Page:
Murphy Eager to Share Good News About $300M Boost in School Aid

But the numbers are only welcome to districts getting more money, others will see cuts and are already in court
Credit: Edwin J. Torres / Governor's Office via Flickr
Gov. Phil Murphy

Gov. Phil Murphy was positively giddy yesterday, taking his budget show on the road to promote the additional $336 million for public schools in his latest state budget — telling jokes and taking credit for what has been close to a $1 billion increase in aid in his three budgets thus far.

And there have been significant strides during Murphy’s term, especially when it comes to further funding the state’s school-finance formula and boosting the amount of money for preschool.

But with his budget address on Tuesday and further details emerging yesterday at his visit to Bound Brook High School, there are still a number of questions about the governor’s plans for public education and beyond.

Partial peace in the State House?

What a difference a couple of years — and some short memories — make, at least concerning state support of New Jersey’s public schools. A year and a half ago, differences between Murphy and Senate President Steve Sweeney over school funding helped almost lead to a shutdown of state government.

This year, Murphy and Sweeney seem to be solidly in accord over the governor’s plan to pump big bucks into both preschool and K-12 education to further close an estimated $2 billion gap in funding.

That doesn’t mean the two Democrats aren’t battling over a host of other issues, but they struck a deal to close the gaps, and so far it appears to be holding.

“Across our state, hundreds of school districts left behind … are now finally getting some real relief,” Murphy said yesterday.

Sweeney agreed, and in an emailed statement made sure to mention it was his plan the governor went along with back in 2018: “I am heartened to see that the Governor’s budget proposal includes funding the school-aid formula that is contained in my legislation that increases school aid and distributes the funding fairly.”

Winners — but what to do about the losers?

As has been the case in the past two years, that political deal led to some districts seeing increases and others seeing cuts. This year, more than 370 school districts are getting increases, while nearly 200 face reductions due in part to a phasing out of protections for districts facing enrollment drops. Needless to say, those cuts have been greeted with outcries and more than a few legal challenges.

Murphy’s proposed consolation is to offer another year of emergency aid — boosted from $15 million this year to $50 million next year — for districts that can prove the cuts will do real harm in the education their offer. He cited Toms River as one example, a district in battle with the state over cuts last year and seeing another $5.3 million reduction this year.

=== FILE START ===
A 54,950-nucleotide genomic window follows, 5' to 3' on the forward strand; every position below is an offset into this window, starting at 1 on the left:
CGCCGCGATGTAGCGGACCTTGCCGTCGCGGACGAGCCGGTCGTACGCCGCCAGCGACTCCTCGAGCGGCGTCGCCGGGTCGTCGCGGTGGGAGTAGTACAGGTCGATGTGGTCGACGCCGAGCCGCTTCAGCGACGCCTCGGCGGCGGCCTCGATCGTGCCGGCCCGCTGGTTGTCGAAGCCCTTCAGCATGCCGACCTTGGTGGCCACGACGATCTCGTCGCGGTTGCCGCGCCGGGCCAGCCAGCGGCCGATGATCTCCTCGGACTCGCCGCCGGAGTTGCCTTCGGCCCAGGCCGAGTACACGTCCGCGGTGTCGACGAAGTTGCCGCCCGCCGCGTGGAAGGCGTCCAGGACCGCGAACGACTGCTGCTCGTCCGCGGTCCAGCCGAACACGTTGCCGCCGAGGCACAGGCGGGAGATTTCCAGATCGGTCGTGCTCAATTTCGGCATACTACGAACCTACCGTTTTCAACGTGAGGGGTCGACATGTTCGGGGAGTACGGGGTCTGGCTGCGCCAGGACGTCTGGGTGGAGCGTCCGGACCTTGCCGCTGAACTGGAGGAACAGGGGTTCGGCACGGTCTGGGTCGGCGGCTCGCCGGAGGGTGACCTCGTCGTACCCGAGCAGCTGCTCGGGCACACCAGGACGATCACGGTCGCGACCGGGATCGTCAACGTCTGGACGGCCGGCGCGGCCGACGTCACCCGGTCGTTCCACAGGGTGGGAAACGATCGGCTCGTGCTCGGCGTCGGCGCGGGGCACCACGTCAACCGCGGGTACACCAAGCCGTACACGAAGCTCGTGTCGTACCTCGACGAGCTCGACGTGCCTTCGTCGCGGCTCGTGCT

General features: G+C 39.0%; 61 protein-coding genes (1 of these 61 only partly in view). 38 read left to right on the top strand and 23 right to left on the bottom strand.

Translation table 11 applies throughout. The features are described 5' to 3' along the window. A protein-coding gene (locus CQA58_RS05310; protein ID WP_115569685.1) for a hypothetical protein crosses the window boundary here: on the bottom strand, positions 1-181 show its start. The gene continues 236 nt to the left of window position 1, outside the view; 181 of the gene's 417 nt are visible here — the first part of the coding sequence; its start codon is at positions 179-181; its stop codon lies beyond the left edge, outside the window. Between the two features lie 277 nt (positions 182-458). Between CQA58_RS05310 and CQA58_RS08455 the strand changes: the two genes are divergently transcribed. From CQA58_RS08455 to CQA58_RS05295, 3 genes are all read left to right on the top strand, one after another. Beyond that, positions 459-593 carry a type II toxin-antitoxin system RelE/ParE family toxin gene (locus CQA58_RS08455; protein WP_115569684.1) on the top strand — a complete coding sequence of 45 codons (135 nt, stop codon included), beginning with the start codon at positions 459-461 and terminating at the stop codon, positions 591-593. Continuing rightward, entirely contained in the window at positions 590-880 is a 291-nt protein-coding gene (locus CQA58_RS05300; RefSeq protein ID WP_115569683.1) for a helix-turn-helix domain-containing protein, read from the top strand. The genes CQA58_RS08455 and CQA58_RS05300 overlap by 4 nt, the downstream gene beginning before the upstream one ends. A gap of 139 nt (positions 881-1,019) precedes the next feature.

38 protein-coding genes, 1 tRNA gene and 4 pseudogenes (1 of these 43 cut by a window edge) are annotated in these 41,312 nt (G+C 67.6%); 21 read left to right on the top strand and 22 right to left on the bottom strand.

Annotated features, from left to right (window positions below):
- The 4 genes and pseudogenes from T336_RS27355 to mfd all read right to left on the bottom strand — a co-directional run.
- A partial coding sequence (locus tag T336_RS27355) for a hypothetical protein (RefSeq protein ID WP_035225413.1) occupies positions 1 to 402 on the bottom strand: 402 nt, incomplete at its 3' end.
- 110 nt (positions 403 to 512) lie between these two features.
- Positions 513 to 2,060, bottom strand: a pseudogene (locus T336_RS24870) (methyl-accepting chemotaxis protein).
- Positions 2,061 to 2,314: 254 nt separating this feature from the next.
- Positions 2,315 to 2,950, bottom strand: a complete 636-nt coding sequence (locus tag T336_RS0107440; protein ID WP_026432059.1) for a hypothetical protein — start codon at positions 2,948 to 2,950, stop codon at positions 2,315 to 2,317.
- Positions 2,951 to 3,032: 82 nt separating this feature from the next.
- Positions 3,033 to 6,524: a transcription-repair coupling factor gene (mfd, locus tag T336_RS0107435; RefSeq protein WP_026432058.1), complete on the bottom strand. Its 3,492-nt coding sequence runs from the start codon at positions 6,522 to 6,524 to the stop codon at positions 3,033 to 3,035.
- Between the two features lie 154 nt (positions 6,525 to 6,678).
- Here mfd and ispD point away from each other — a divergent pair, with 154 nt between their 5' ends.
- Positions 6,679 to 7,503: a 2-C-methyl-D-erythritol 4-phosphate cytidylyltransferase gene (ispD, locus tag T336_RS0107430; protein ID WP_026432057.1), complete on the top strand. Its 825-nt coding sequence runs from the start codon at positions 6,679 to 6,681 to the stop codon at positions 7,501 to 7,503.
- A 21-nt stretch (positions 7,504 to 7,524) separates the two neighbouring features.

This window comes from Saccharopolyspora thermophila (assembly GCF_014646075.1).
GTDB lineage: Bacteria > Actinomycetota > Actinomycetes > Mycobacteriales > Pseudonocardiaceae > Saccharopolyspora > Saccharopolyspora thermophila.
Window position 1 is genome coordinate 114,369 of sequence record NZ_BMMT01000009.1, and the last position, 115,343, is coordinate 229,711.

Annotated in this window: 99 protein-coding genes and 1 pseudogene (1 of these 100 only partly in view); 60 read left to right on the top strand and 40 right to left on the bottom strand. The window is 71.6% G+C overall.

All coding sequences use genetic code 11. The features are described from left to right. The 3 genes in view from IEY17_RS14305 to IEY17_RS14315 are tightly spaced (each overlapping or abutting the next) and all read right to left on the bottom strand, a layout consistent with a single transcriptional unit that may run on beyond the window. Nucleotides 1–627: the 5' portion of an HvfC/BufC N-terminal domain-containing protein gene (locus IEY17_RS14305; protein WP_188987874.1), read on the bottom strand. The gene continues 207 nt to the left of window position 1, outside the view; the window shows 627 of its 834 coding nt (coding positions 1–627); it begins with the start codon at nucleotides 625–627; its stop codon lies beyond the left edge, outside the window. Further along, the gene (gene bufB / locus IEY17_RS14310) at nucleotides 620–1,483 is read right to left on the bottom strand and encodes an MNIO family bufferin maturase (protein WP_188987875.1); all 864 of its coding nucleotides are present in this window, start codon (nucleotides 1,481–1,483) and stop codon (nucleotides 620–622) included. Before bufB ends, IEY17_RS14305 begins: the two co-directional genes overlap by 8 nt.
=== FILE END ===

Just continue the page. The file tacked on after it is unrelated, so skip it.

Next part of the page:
“I have tremendous sympathy to what they are going through,” Murphy said of the Ocean County district. “They have to go through a process that I assume they will want to participate. They are the sort district we want to help get through this.”

But yesterday, he said how that process will work has yet to be determined, and Sweeney and others said they want to be involved in what those guidelines will be.

Will it be aimed at districts that are spending less than what the formula deems as “adequacy,” or conversely taxing more than their “local fair share”? Will it be for one-time relief or built into the annual aid? Those questions are yet to be answered.

Time to review school-aid formula itself?

More than a decade after it was enacted by the Legislature and endorsed by the state Supreme Court, the details of the School Funding Reform Act’s financing formula appears ripe for review. A complex and somewhat-opaque mix of figures and computations about what a child’s education should cost and who should pay for it, the formula is facing increasing pressure on multiple fronts to revisit how it does the math for each district.

Part of the challenge, however, is that the state isn’t saying. Facing questions of transparency yesterday from a reporter, Murphy repeated longtime claims that the formula itself is run through a “proprietary” computer system that is restricted. State Education Commissioner Lamont Repollet said much the same, although he offered the possibility that may change.

In the meantime, districts have sued for its details, and the Senate Majority Office is expected to join the challenges and has already requested full disclosure.

Preschool gets a boost, special education not so much

The big news for many in the Murphy’s budget is the additional funding for preschool, another $83 million that should open up programs in another 33 districts, the governor said.

“It’s wonderful news,” said Cecilia Zalkind, executive director of Advocates for Children of New Jersey. “This is the third year of increases, and what’s especially exciting is that more districts with plans that will be able to apply.

“We’re at a tipping point, there is momentum now,” she said yesterday.

But not all favored line-items got a boost. Murphy did not include additional funding for so-called extraordinary aid to school districts for high-cost programs for special education students with significant disabilities. It’s an enormous and unpredictable cost for districts, and Sweeney and advocates have called for an additional $50 million for the fund in each of the next three years.

Nevertheless, maybe they can find solace in last year’s result, in which Murphy left additional funding out of his initial proposal but agreed to add it in the end. Therein may lie one more lesson: This is just the start of the budget process, not the end.

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